Military families, long a source of support for wartime Presidents, have had it with George W. Bush’s illegal and immoral war in Iraq and want their husbands, wives, sons and daughters brought home before any more die in vain.
A new poll by The Los Angeles Times shows nearly sixty percent of military families don’t support Bush’s war, believe invading Iraq was a mistake, and want the conflict ended now.
Opposition to the war among families of military personnel is only slightly less than the overwhelming public anger towards Bush’s war, the poll found.
Results from the poll adds to the ever-increasing and overwhelming loss support for Bush’s failed war from a wide cross-section of Americans. Even die-hard conservative Republicans are distancing themselves from the President and his war which evidence now clearly shows was based on lies and deception.
Nearly six out of every 10 military families disapprove of Bush’s job performance and the way he has run the war, rating him only slightly better than the general population does.
And among those families with soldiers, sailors and Marines who have served in Iraq or Afghanistan, 60% say that the war in Iraq was not worth the cost, the same result as all adults surveyed.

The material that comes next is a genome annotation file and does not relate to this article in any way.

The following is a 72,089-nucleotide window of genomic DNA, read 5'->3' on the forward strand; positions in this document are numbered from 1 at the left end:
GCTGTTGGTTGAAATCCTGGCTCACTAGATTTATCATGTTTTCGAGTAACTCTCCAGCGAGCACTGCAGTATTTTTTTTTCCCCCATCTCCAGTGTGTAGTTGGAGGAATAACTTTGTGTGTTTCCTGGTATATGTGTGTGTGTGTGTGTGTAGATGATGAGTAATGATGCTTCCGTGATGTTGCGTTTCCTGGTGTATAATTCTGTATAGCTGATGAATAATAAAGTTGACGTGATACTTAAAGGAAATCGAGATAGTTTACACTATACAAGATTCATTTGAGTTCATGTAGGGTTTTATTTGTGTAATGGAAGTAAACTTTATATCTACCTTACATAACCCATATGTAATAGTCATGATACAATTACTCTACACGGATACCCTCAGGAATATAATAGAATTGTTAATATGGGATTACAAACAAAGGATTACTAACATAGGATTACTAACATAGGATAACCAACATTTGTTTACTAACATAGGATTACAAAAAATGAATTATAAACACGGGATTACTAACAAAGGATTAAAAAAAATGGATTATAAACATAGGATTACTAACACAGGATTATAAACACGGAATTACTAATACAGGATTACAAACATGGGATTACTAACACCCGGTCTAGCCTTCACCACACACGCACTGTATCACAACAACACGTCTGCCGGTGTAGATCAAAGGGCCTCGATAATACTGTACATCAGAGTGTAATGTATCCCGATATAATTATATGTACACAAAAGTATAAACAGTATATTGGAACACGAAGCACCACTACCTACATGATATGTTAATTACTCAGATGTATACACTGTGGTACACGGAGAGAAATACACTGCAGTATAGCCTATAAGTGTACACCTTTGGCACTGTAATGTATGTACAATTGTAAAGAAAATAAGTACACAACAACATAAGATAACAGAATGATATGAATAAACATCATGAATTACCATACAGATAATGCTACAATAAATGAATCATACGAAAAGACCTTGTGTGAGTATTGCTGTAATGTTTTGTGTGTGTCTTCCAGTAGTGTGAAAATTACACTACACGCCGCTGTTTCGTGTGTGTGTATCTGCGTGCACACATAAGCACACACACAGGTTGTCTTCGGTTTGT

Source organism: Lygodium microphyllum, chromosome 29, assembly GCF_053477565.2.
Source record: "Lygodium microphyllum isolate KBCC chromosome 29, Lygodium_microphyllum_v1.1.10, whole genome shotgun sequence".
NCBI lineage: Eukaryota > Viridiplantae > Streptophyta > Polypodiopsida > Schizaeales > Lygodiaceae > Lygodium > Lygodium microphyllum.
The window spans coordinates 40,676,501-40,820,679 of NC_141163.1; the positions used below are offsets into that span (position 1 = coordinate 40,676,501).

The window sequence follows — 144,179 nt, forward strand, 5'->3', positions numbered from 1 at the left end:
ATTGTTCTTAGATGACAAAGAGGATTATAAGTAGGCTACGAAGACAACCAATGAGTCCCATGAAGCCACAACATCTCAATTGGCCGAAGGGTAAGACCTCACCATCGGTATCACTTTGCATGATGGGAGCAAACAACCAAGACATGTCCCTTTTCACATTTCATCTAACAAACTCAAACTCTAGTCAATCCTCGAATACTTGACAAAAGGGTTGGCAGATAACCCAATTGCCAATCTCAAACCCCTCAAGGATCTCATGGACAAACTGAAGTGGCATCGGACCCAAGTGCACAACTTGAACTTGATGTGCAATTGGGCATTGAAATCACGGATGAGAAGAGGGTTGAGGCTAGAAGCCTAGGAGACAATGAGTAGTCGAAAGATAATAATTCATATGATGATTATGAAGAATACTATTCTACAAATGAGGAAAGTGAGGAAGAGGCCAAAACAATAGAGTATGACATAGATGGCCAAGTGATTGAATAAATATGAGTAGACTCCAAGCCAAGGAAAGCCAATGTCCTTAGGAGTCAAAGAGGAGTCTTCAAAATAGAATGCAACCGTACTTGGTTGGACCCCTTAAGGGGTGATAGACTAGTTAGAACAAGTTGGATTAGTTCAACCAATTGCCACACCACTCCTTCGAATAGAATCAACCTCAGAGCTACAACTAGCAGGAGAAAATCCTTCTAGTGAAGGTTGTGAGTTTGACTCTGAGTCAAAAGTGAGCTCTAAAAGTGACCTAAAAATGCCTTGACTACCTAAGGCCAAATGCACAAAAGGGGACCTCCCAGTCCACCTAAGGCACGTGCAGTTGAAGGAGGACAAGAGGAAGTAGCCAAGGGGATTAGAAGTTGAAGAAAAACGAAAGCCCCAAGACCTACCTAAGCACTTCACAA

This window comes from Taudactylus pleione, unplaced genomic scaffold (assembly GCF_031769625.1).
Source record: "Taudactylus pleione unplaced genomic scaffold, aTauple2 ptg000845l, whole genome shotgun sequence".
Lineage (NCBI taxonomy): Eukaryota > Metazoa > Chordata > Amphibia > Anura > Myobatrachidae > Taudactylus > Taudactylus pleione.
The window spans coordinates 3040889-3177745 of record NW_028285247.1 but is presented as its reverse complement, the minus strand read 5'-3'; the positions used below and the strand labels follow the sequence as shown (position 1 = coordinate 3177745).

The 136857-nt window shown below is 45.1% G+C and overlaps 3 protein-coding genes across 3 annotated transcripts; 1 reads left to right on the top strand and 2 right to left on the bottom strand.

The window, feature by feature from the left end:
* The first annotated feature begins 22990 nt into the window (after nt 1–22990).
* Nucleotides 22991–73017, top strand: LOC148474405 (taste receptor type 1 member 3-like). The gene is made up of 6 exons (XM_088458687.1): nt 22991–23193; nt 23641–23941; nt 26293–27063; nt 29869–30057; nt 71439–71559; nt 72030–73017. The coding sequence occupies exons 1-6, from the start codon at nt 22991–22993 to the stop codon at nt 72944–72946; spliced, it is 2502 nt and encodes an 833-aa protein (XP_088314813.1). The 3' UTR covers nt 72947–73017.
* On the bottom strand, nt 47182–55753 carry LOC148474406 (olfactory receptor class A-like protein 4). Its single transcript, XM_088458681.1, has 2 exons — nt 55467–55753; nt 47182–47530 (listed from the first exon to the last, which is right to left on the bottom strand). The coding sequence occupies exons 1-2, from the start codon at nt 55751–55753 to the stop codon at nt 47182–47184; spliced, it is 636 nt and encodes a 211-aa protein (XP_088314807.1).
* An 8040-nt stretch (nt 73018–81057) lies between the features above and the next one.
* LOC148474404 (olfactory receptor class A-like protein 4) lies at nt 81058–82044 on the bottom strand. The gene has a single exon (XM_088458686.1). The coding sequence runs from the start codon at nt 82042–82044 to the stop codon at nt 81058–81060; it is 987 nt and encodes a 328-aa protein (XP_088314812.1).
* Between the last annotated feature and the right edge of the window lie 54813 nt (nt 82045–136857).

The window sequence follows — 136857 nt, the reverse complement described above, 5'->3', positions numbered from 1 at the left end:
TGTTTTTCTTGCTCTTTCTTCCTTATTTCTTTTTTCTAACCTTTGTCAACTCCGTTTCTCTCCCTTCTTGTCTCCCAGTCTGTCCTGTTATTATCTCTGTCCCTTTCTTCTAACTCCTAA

“I don’t see gains for the people of Iraq . . . and, oh, my God, so many wonderful young people, and these are the ones who felt they were really doing something, that’s why they signed up,” said poll respondent Sue Datta, 61, whose youngest son, an Army staff sergeant, was seriously wounded in Iraq last year and is scheduled to redeploy in 2009. “I pray to God that they did not die in vain, but I don’t think our president is even sensitive at all to what it’s like to have a child serving over there.”
Patience with the war, which has now lasted longer than the U.S. involvement in World War II, is wearing thin — particularly among families who have sent a service member to the conflict. One-quarter say American troops should stay “as long as it takes to win.” Nearly seven in 10 favor a withdrawal within the coming year or “right away.”
Military families are only slightly more patient: 35% are willing to stay until victory; 58% want the troops home within a year or sooner.
Here, too, the military families surveyed are in sync with the general population, 64% of whom call for a withdrawal by the end of next year.
“You generally expect to see support for the president as commander in chief and for the war, but this is a different kind of war than those we’ve fought in the past, particularly for families,” said David Segal, a military sociologist at the University of Maryland.
Today’s all-volunteer force is older and more married than any before it. Facing a shortage of troops, the Army increased the maximum enlistment age from 35 to 42 and called up reservists, who tend to be older and more settled than recruits fresh out of high school. The result is a fighting force that left thousands of spouses and children behind.